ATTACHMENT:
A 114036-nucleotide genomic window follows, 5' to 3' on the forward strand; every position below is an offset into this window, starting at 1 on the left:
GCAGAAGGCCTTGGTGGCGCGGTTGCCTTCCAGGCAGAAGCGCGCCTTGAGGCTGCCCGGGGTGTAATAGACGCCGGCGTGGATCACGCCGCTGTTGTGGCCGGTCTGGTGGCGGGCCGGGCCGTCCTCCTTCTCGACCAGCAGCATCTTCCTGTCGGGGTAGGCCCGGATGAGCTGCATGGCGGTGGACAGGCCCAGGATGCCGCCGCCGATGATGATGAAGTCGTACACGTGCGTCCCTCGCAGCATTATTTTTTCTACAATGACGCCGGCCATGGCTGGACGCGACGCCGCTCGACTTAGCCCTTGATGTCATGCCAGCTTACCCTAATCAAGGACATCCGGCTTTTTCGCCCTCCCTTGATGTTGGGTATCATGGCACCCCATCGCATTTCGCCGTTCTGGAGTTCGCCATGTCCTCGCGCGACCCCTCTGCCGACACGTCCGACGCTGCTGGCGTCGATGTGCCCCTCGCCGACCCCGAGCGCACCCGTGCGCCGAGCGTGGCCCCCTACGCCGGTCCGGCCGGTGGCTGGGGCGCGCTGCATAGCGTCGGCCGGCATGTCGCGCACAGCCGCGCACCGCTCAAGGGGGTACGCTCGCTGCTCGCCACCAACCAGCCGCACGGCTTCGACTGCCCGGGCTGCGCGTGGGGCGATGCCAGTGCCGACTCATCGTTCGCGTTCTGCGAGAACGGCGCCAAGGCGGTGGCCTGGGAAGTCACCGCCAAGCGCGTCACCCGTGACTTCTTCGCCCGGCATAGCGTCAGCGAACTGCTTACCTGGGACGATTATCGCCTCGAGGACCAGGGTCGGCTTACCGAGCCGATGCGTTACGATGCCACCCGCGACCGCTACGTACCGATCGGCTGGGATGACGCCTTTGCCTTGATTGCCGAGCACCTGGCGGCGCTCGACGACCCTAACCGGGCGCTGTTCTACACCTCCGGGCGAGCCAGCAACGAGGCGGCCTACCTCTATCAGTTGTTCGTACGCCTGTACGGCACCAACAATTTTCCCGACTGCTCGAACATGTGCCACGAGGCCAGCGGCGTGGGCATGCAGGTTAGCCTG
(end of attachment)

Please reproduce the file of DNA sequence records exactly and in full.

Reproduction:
A 114036-nucleotide genomic window follows, 5' to 3' on the forward strand; every position below is an offset into this window, starting at 1 on the left:
GCAGAAGGCCTTGGTGGCGCGGTTGCCTTCCAGGCAGAAGCGCGCCTTGAGGCTGCCCGGGGTGTAATAGACGCCGGCGTGGATCACGCCGCTGTTGTGGCCGGTCTGGTGGCGGGCCGGGCCGTCCTCCTTCTCGACCAGCAGCATCTTCCTGTCGGGGTAGGCCCGGATGAGCTGCATGGCGGTGGACAGGCCCAGGATGCCGCCGCCGATGATGATGAAGTCGTACACGTGCGTCCCTCGCAGCATTATTTTTTCTACAATGACGCCGGCCATGGCTGGACGCGACGCCGCTCGACTTAGCCCTTGATGTCATGCCAGCTTACCCTAATCAAGGACATCCGGCTTTTTCGCCCTCCCTTGATGTTGGGTATCATGGCACCCCATCGCATTTCGCCGTTCTGGAGTTCGCCATGTCCTCGCGCGACCCCTCTGCCGACACGTCCGACGCTGCTGGCGTCGATGTGCCCCTCGCCGACCCCGAGCGCACCCGTGCGCCGAGCGTGGCCCCCTACGCCGGTCCGGCCGGTGGCTGGGGCGCGCTGCATAGCGTCGGCCGGCATGTCGCGCACAGCCGCGCACCGCTCAAGGGGGTACGCTCGCTGCTCGCCACCAACCAGCCGCACGGCTTCGACTGCCCGGGCTGCGCGTGGGGCGATGCCAGTGCCGACTCATCGTTCGCGTTCTGCGAGAACGGCGCCAAGGCGGTGGCCTGGGAAGTCACCGCCAAGCGCGTCACCCGTGACTTCTTCGCCCGGCATAGCGTCAGCGAACTGCTTACCTGGGACGATTATCGCCTCGAGGACCAGGGTCGGCTTACCGAGCCGATGCGTTACGATGCCACCCGCGACCGCTACGTACCGATCGGCTGGGATGACGCCTTTGCCTTGATTGCCGAGCACCTGGCGGCGCTCGACGACCCTAACCGGGCGCTGTTCTACACCTCCGGGCGAGCCAGCAACGAGGCGGCCTACCTCTATCAGTTGTTCGTACGCCTGTACGGCACCAACAATTTTCCCGACTGCTCGAACATGTGCCACGAGGCCAGCGGCGTGGGCATGCAGGTTAGCCTG